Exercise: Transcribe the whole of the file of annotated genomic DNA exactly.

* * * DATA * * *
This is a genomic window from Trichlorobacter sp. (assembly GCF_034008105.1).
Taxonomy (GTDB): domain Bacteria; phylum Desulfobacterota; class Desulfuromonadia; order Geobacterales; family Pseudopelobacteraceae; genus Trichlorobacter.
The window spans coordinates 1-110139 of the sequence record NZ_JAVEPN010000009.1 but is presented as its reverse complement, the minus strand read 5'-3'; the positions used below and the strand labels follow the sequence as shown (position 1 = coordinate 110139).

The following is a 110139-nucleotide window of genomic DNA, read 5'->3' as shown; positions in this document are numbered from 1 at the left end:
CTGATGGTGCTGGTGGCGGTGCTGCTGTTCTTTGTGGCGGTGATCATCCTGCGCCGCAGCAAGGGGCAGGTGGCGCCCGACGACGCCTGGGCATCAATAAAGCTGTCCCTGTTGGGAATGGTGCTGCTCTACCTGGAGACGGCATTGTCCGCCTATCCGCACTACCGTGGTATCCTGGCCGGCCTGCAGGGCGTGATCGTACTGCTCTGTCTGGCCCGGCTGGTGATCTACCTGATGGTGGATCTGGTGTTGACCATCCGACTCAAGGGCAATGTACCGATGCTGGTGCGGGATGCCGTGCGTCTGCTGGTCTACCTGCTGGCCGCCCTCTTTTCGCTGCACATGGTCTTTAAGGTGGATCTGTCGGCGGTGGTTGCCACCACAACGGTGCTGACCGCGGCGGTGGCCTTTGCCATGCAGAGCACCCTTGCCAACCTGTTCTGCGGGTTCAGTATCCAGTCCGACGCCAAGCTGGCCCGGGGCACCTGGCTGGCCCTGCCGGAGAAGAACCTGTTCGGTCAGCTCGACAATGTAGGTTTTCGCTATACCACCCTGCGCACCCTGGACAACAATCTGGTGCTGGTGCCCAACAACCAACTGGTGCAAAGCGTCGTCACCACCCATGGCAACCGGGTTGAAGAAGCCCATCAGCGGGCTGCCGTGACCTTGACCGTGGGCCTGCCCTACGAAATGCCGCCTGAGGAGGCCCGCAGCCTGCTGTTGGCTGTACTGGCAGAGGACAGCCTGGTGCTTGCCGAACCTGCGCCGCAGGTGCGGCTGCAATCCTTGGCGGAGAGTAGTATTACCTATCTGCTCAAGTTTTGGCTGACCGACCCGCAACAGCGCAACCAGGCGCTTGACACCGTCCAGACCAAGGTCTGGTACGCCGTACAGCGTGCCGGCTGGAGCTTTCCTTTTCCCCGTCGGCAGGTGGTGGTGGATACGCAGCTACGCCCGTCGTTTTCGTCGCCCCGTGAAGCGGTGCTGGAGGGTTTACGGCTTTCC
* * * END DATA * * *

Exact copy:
This is a genomic window from Trichlorobacter sp. (assembly GCF_034008105.1).
Taxonomy (GTDB): domain Bacteria; phylum Desulfobacterota; class Desulfuromonadia; order Geobacterales; family Pseudopelobacteraceae; genus Trichlorobacter.
The window spans coordinates 1-110139 of the sequence record NZ_JAVEPN010000009.1 but is presented as its reverse complement, the minus strand read 5'-3'; the positions used below and the strand labels follow the sequence as shown (position 1 = coordinate 110139).

The following is a 110139-nucleotide window of genomic DNA, read 5'->3' as shown; positions in this document are numbered from 1 at the left end:
CTGATGGTGCTGGTGGCGGTGCTGCTGTTCTTTGTGGCGGTGATCATCCTGCGCCGCAGCAAGGGGCAGGTGGCGCCCGACGACGCCTGGGCATCAATAAAGCTGTCCCTGTTGGGAATGGTGCTGCTCTACCTGGAGACGGCATTGTCCGCCTATCCGCACTACCGTGGTATCCTGGCCGGCCTGCAGGGCGTGATCGTACTGCTCTGTCTGGCCCGGCTGGTGATCTACCTGATGGTGGATCTGGTGTTGACCATCCGACTCAAGGGCAATGTACCGATGCTGGTGCGGGATGCCGTGCGTCTGCTGGTCTACCTGCTGGCCGCCCTCTTTTCGCTGCACATGGTCTTTAAGGTGGATCTGTCGGCGGTGGTTGCCACCACAACGGTGCTGACCGCGGCGGTGGCCTTTGCCATGCAGAGCACCCTTGCCAACCTGTTCTGCGGGTTCAGTATCCAGTCCGACGCCAAGCTGGCCCGGGGCACCTGGCTGGCCCTGCCGGAGAAGAACCTGTTCGGTCAGCTCGACAATGTAGGTTTTCGCTATACCACCCTGCGCACCCTGGACAACAATCTGGTGCTGGTGCCCAACAACCAACTGGTGCAAAGCGTCGTCACCACCCATGGCAACCGGGTTGAAGAAGCCCATCAGCGGGCTGCCGTGACCTTGACCGTGGGCCTGCCCTACGAAATGCCGCCTGAGGAGGCCCGCAGCCTGCTGTTGGCTGTACTGGCAGAGGACAGCCTGGTGCTTGCCGAACCTGCGCCGCAGGTGCGGCTGCAATCCTTGGCGGAGAGTAGTATTACCTATCTGCTCAAGTTTTGGCTGACCGACCCGCAACAGCGCAACCAGGCGCTTGACACCGTCCAGACCAAGGTCTGGTACGCCGTACAGCGTGCCGGCTGGAGCTTTCCTTTTCCCCGTCGGCAGGTGGTGGTGGATACGCAGCTACGCCCGTCGTTTTCGTCGCCCCGTGAAGCGGTGCTGGAGGGTTTACGGCTTTCC